D ouble, double, toil and trouble . Not one “Macbeth,” but four stories about the man who killed to be king are about to descend on San Diego.
Michael Harvey, a professor of drama at San Diego State University, who’s directing the first “Macbeth” of the season tonight, thinks San Diego and the country as a whole are going through what he termed “a cycle of ‘Macbeths.’ ”
In the year since he announced his selection of the play, he said, he has noticed several such productions on the boards nationally, including a Kabuki “Macbeth” in Denver and a production done in an empty swimming pool spread with white sheets in Arizona. Pans of stage blood surrounded the sheets, and people had to dip their bare feet into the blood before walking into the pool, leaving a bizarre pattern of bloody footprints on the cloth.
“I’m sure part of it has to do with the political implications of the play,” Harvey said. “The lust for power, unbridled ambition--all of the abuses of power today which are having reverberations.”
The productions promise to be as different as the directors interpreting Shakespeare’s shortest and bloodiest play. Without altering a line at SDSU’s Don Powell Theatre, Harvey plans to stage the drama as a play within a play by a community that uses the “Macbeth” story as a ritualistic exorcism of evil.
Next up is the Chula Vista Free Shakespeare Festival production at Bonita Vista High School on March 18-April 29, a presentation that drops the couldsts and wouldsts for coulds and woulds in a text shortened and revised by Keith A. Anderson. Des McAnuff, artistic director of the La Jolla Playhouse, unveils his vision of Shakespeare’s tragedy Oct. 25-Nov. 26 at the Mandell Weiss Center for the Performing Arts.
And then there’s Roman Polanski’s “Macbeth” on April 5, part of the retrospective of Polanski films at the La Jolla Museum of Contemporary Arts. This version, considered the most violent imagining of “Macbeth” ever, was the first work directed by Polanski after the brutal murder of his wife, Sharon Tate, by the Charles Manson family.
For Anderson and Greg Kahn, who organized the retrospective, the preponderence of “Macbeth” productions really is coincidence. Anderson chose it because “Macbeth” and “Julius Caesar” are the Shakespeare plays most widely assigned to high school students.
Polanski’s “Macbeth” is showing at the La Jolla Museum of Contemporary Art because all of Polanski’s 12 movies made it into the retrospective.
For McAnuff, however, the choice of the play was both political and personal.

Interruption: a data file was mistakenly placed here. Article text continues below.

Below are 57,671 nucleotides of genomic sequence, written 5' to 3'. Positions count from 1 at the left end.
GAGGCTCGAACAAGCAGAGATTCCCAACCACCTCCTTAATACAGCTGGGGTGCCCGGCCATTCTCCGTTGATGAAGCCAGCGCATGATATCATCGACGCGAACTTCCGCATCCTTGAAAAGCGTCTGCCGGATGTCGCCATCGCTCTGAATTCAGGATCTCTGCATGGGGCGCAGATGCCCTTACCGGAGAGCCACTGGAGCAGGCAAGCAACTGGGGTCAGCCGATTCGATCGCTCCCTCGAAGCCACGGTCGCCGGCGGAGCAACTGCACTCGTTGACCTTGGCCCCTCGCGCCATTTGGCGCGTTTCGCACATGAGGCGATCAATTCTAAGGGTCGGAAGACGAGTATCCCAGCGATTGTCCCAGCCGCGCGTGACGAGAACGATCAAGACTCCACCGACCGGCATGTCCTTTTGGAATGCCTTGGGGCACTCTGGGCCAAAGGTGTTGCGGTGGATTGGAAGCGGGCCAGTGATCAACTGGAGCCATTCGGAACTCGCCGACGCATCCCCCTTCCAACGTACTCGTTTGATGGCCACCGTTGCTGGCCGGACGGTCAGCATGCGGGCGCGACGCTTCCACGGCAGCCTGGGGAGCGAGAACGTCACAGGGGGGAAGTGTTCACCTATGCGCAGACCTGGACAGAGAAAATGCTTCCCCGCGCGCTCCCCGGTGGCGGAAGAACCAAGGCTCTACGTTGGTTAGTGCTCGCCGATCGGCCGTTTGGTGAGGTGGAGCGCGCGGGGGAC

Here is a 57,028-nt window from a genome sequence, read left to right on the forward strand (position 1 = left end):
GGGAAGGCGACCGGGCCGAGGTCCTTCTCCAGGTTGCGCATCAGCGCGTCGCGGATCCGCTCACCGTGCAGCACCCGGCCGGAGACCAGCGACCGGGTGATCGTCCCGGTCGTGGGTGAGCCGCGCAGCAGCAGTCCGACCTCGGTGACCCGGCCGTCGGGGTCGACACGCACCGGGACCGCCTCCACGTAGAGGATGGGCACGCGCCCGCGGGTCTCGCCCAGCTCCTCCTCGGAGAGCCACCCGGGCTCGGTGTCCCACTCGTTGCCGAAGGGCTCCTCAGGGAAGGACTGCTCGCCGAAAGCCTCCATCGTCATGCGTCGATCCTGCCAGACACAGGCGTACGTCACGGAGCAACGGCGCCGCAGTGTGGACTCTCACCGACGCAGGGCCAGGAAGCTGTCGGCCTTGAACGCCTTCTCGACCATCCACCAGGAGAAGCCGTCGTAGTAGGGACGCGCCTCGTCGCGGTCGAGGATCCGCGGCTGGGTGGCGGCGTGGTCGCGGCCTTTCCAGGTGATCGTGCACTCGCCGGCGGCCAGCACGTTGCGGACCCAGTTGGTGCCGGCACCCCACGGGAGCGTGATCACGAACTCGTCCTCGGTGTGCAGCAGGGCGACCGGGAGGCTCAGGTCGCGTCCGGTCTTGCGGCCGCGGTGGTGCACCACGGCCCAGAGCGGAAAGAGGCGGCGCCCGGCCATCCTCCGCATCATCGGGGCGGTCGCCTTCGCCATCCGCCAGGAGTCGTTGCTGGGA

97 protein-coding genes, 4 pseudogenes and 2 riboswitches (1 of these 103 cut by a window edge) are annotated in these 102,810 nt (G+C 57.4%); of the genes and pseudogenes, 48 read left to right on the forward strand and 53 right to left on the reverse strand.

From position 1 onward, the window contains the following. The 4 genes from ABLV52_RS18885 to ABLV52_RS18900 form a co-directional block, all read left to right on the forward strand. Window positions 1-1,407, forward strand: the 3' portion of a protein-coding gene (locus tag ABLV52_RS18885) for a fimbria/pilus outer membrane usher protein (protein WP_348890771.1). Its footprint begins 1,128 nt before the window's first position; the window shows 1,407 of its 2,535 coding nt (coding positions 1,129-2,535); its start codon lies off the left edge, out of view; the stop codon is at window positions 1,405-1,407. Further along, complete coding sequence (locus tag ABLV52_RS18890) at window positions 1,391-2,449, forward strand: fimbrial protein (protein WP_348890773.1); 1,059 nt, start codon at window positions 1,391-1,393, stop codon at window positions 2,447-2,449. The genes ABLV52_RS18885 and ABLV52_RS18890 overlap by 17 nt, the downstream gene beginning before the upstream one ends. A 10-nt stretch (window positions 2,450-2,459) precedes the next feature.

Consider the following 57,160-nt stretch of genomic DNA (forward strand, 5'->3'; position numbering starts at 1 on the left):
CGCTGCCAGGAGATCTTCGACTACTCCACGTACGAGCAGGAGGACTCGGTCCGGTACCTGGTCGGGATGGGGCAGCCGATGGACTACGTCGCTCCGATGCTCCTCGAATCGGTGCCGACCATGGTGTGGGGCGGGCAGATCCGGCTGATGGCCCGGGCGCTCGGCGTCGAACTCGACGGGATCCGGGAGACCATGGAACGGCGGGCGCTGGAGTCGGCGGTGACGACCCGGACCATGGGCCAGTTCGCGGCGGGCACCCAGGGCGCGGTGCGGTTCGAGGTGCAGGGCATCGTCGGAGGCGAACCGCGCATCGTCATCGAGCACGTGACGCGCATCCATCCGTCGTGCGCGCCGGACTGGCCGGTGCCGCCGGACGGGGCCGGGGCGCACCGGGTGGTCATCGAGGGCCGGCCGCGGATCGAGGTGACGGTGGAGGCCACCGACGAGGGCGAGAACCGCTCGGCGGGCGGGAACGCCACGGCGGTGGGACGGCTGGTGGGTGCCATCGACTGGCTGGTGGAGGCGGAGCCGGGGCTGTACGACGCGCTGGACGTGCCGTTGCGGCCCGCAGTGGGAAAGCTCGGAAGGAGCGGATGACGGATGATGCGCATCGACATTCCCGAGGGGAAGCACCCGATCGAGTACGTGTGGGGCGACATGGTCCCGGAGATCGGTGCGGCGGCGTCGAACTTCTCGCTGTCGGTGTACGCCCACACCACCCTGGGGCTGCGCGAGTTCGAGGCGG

He once said that “Macbeth” conjures up for him images of the Kennedy assassination, “a festering wound that won’t heal because you can never get to the truth; how one event, the murder of Duncan, can bring eternal darkness to a nation.”
“I did a version of it six years ago at Stratford (Ontario),” McAnuff said, “and the imagery has haunted me since. The play is bottomless. I’m very interested in the whole notion of the childless couple where the husband’s career becomes the child. Being 36 now and not having a child, I relate to that.”
Will Mandell Weiss get to play in the Mandell Weiss? The 97-year-old chief donor and patron saint of the Mandell Weiss Center for the Performing Arts has been honored with a play commissioned about his life by the UC San Diego drama department. The playwright, Oana-Maria Hoch, who received her master’s in fine arts from UCSD in 1988, became friends with Weiss when he complimented her on her play “Berlin, Berlin” at the Mandell Weiss Center for the Performing Arts in 1987. They discovered they had a birthplace in common--Romania--and Hoch wrote a short play for Weiss (the prelude to this one), which was read last year at his April 22 birthday bash. The working title is “Love in the Shape of a Tuba,” which Hoch described as a “symbol” that has nothing to do with the shape of Weiss or his playing the tuba--which he doesn’t. The play is scheduled to be completed this fall, although dates and sites for a production have not been set.
At the same time, Hoch, who still lives in San Diego, recently received a commission from the La Jolla Playhouse--which also makes its home in the Mandell Weiss--to script “The Man Who Had No Story.” That’s a children’s musical about a man who’s rootless in a new land. He’s helped by the inhabitants, who hail from Africa, Russia, Mexico and Cambodia and, who share their stories with him. The show, the second of the La Jolla Playhouse POP (Performance Outreach Program) productions in two years, will tour local schools May 1-June 9. “The Man Who Had No Story,” subtitled “A Tale of Many Cultures,” features music by Michael Roth, resident composer of the playhouse, who designed the music for “A Walk in the Woods.” The production follows in the footsteps of “Silent Edward,” the original musical by Des McAnuff, artistic director of the playhouse, which played to more than 30,000 young people last year.
Edward Albee, who viewed local talent at work on his plays March 2 at Roosevelt Junior High School, was evidently impressed with the work of local actors Ralph Elias, Bonnie Dillingham, Andrew Barnicle and Jim Johnston and director Ann Lyon in Albee’s adaptation of Carson McCullers’ “The Ballad of the Sad Cafe.” Elias said Albee told the audience of more than 70 that often when he hears productions of his plays, they appall him, but this time he was left wanting to see the whole thing. Will Elias, artistic director of the Bowery Theatre, consider squeezing “The Ballad of the Sad Cafe” on his upcoming schedule, which is scheduled to be announced in April?
“It’s possible,” he said, hedging gracefully.